Another highlight was the live demonstration of Final Cut Pro and Logic Pro by two Apple employees, who basically designed them. It was mind blowing. They started with a few pictures and video clips and then, live on stage, cut between the two programmes to produce a stunning short clip, complete with self-composed sound track and 3D titles. Very cool and an idea of how (relatively) simple it has become for students to produce high quality productions if they have the necessary tools.
8 – Profile Manager is getting better
As mentioned before, we roll out a 1:2:1 iPad project across Year Six in September. This is a big deal for any school and we want it to work. We have installed a significant amount of trust in our resellers, Solutions INC from Brighton, and they have recommended we use the Lightspeed MDM version as the original Profile Manager would not be fit for our needs. We have used Profile Manager with our shared devices and it has been OK. However, the session on the Profile Manager updates suggested that Apple were increasingly aware of the drawbacks and were making forward thinking changes that will enable it to be more trustworthy in a 1:2:1 setting. However, I`m going to wait until I hear feedback from other schools before suggesting any form of change…
9 – Photography really is an art
Bill Frakes inspired photography by Gavin Smart
Another highlight of the week was the session by Bill Frakes, a Pulitzer-Prize winning photographer and general fascinating bloke. His photography is stunning and he showed a film that showcased his talents and his focus on the sky. It really was a breathtaking session and reiterated the talent required to spot everyday occurrences, moments in life, and turn them into extraordinary art. After the session, @gavinsmart emulated Frakes with this great shot which, unbeknown to me, featured myself calling home. I did attempt to emulate Frakes myself when I got to the beach after a run, however my work resembled a photograph taken by 5 year old learning how to use a camera for the first time. In fact, that’s probably a disservice to 5 year olds but did re-iterate the talent photographers have.
10 – Every Teacher has a story
People. The abiding memory of the ADE Institute 2015 in Amsterdam is people. From the initial shuttle bus to our hotel, right until my train journey back to London Victoria, conversation was flowing about the fascinating, absorbing and compelling world of education. Meeting so many great educators was a real privilege and listening to each respective story reiterated what a wonderful job we all do. Living during a time of international tension and conflict, it was so refreshing to meet people from every corner of the planet, each with a common goal and a unique story to share.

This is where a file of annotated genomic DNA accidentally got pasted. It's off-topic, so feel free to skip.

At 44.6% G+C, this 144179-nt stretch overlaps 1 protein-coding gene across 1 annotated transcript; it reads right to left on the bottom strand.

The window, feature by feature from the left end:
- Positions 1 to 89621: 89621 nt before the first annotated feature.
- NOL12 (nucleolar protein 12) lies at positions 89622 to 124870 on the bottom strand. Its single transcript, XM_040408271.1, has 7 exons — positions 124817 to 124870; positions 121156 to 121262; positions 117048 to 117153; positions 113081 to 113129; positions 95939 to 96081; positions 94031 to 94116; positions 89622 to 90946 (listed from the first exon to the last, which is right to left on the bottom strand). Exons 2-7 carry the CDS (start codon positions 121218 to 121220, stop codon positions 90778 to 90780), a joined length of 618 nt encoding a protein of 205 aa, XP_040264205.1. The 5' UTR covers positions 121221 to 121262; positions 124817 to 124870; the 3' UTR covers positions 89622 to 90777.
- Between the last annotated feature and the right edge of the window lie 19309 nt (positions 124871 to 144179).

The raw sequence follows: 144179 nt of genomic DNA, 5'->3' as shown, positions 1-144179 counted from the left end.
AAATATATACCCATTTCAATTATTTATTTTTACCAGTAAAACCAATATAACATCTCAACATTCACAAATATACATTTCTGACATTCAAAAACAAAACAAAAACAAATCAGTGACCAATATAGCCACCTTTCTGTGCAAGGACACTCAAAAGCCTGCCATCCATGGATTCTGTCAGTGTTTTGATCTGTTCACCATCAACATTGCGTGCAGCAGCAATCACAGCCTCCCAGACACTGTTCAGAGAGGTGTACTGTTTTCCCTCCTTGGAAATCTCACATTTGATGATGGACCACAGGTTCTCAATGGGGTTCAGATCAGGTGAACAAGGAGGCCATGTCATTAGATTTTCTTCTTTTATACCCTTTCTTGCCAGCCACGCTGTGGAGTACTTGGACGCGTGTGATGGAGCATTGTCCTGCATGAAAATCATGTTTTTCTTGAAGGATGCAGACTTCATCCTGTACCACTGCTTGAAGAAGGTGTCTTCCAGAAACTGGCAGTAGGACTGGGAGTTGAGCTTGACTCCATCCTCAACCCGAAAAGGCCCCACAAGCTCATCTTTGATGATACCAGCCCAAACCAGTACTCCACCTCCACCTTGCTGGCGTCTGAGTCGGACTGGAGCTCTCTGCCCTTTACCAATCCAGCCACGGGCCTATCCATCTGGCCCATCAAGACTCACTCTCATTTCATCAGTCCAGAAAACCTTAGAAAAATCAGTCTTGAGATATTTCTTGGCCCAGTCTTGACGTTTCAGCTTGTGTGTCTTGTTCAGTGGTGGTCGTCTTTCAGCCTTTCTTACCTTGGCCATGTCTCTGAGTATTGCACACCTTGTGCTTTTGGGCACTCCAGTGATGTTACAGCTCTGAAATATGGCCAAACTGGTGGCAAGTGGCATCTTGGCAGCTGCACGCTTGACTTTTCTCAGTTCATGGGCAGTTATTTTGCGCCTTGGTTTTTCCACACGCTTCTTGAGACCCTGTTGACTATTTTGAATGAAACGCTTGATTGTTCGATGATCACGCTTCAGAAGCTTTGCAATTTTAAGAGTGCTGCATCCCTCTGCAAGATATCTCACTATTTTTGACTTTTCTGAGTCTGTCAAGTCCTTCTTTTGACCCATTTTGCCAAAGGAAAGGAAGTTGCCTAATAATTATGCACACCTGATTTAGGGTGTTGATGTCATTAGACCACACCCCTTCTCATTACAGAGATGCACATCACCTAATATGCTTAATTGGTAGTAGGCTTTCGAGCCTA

Over the Christmas break, King’s was involved in a flurry of activity. Despite the lack of students, the ancient corridors were witnessing a fundamental change in the learning environment. WiFi was being installed…
Across the school, peculiar little white boxes adjoined with four flappy panels appeared on many of our walls and ceilings. These devices, otherwise known as AP’s (Access Points), offered a seismic opportunity for change in our classrooms and opened up the endless potential of transformational digital technologies to our pupils.
In the Prep School we took the decision to invest in a number of iPads. Although we are well aware that the devices are better used in a 1:2:1 environment, the acquisition of shared devices is a huge stepping stone in the right direction and an exciting statement of intent. Eight weeks into the project, the iPads have been in almost continual use. From subjects as diverse as Latin and Maths, they have been used in a whole host of imaginative and creative ways and are fast becoming a much-valued resource.
What though, and most importantly, has been the impact on learning? Last week I took the opportunity to gauge the opinion of those who matter most, our pupils. The results of the survey are published below and are a real cause for celebration:
In conclusion, the graphics above tell their own story. We are very much in the early stages of iPad adoption but already they have had an incredibly successful impact on learning and pupil engagement. Interestingly, the statistic concerning sharing work on the devices caused the most disagreement, and that in itself is telling. Having shared devices does not help to create a dynamic workflow and neither does a lack of connectivity to the classroom display board. We do have a few Apple TV’s up and running but are looking to roll out ‘Airserver’ in the very near future. When combined with Showbie and our school blog site I expect to see an increase in connectivity between teachers, pupils and the outside world. We know there is a huge amount of work ahead of us, but we can be confident we have made a very positive start and that plans are in place to ensure future success.